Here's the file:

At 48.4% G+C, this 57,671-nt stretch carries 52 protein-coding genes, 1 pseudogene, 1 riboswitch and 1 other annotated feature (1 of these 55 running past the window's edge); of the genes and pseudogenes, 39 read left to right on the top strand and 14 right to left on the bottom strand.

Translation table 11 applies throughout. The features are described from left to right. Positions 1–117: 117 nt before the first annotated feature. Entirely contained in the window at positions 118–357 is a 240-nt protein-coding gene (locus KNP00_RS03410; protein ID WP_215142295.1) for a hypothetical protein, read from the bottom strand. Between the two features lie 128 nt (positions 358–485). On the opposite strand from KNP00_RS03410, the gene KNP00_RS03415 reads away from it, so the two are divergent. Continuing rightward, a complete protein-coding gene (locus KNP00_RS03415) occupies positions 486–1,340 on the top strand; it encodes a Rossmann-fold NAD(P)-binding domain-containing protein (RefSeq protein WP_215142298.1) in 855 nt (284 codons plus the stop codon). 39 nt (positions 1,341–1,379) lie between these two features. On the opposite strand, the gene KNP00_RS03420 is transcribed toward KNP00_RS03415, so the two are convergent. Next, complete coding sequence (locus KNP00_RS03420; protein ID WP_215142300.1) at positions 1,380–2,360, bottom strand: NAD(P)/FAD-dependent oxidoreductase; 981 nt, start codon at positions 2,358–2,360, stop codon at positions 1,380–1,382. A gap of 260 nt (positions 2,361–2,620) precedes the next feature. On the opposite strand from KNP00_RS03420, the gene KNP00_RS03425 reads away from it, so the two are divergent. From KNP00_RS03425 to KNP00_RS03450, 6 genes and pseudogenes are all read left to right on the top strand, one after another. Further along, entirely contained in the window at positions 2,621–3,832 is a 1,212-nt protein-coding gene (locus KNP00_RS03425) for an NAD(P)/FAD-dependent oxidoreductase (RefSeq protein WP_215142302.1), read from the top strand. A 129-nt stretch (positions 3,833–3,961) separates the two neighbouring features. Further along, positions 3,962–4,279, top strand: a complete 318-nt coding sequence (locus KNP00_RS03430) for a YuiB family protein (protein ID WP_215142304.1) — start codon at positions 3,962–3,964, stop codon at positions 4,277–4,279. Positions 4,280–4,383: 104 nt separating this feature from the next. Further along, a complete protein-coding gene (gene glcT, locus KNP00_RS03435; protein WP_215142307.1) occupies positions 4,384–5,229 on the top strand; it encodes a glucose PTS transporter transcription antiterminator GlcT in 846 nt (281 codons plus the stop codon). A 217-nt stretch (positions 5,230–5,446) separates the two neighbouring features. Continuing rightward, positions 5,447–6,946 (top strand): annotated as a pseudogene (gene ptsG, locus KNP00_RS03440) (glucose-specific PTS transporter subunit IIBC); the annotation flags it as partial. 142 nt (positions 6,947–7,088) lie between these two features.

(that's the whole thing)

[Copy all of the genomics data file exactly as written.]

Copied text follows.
At 48.4% G+C, this 57,671-nt stretch carries 52 protein-coding genes, 1 pseudogene, 1 riboswitch and 1 other annotated feature (1 of these 55 running past the window's edge); of the genes and pseudogenes, 39 read left to right on the top strand and 14 right to left on the bottom strand.

Translation table 11 applies throughout. The features are described from left to right. Positions 1–117: 117 nt before the first annotated feature. Entirely contained in the window at positions 118–357 is a 240-nt protein-coding gene (locus KNP00_RS03410; protein ID WP_215142295.1) for a hypothetical protein, read from the bottom strand. Between the two features lie 128 nt (positions 358–485). On the opposite strand from KNP00_RS03410, the gene KNP00_RS03415 reads away from it, so the two are divergent. Continuing rightward, a complete protein-coding gene (locus KNP00_RS03415) occupies positions 486–1,340 on the top strand; it encodes a Rossmann-fold NAD(P)-binding domain-containing protein (RefSeq protein WP_215142298.1) in 855 nt (284 codons plus the stop codon). 39 nt (positions 1,341–1,379) lie between these two features. On the opposite strand, the gene KNP00_RS03420 is transcribed toward KNP00_RS03415, so the two are convergent. Next, complete coding sequence (locus KNP00_RS03420; protein ID WP_215142300.1) at positions 1,380–2,360, bottom strand: NAD(P)/FAD-dependent oxidoreductase; 981 nt, start codon at positions 2,358–2,360, stop codon at positions 1,380–1,382. A gap of 260 nt (positions 2,361–2,620) precedes the next feature. On the opposite strand from KNP00_RS03420, the gene KNP00_RS03425 reads away from it, so the two are divergent. From KNP00_RS03425 to KNP00_RS03450, 6 genes and pseudogenes are all read left to right on the top strand, one after another. Further along, entirely contained in the window at positions 2,621–3,832 is a 1,212-nt protein-coding gene (locus KNP00_RS03425) for an NAD(P)/FAD-dependent oxidoreductase (RefSeq protein WP_215142302.1), read from the top strand. A 129-nt stretch (positions 3,833–3,961) separates the two neighbouring features. Further along, positions 3,962–4,279, top strand: a complete 318-nt coding sequence (locus KNP00_RS03430) for a YuiB family protein (protein ID WP_215142304.1) — start codon at positions 3,962–3,964, stop codon at positions 4,277–4,279. Positions 4,280–4,383: 104 nt separating this feature from the next. Further along, a complete protein-coding gene (gene glcT, locus KNP00_RS03435; protein WP_215142307.1) occupies positions 4,384–5,229 on the top strand; it encodes a glucose PTS transporter transcription antiterminator GlcT in 846 nt (281 codons plus the stop codon). A 217-nt stretch (positions 5,230–5,446) separates the two neighbouring features. Continuing rightward, positions 5,447–6,946 (top strand): annotated as a pseudogene (gene ptsG, locus KNP00_RS03440) (glucose-specific PTS transporter subunit IIBC); the annotation flags it as partial. 142 nt (positions 6,947–7,088) lie between these two features.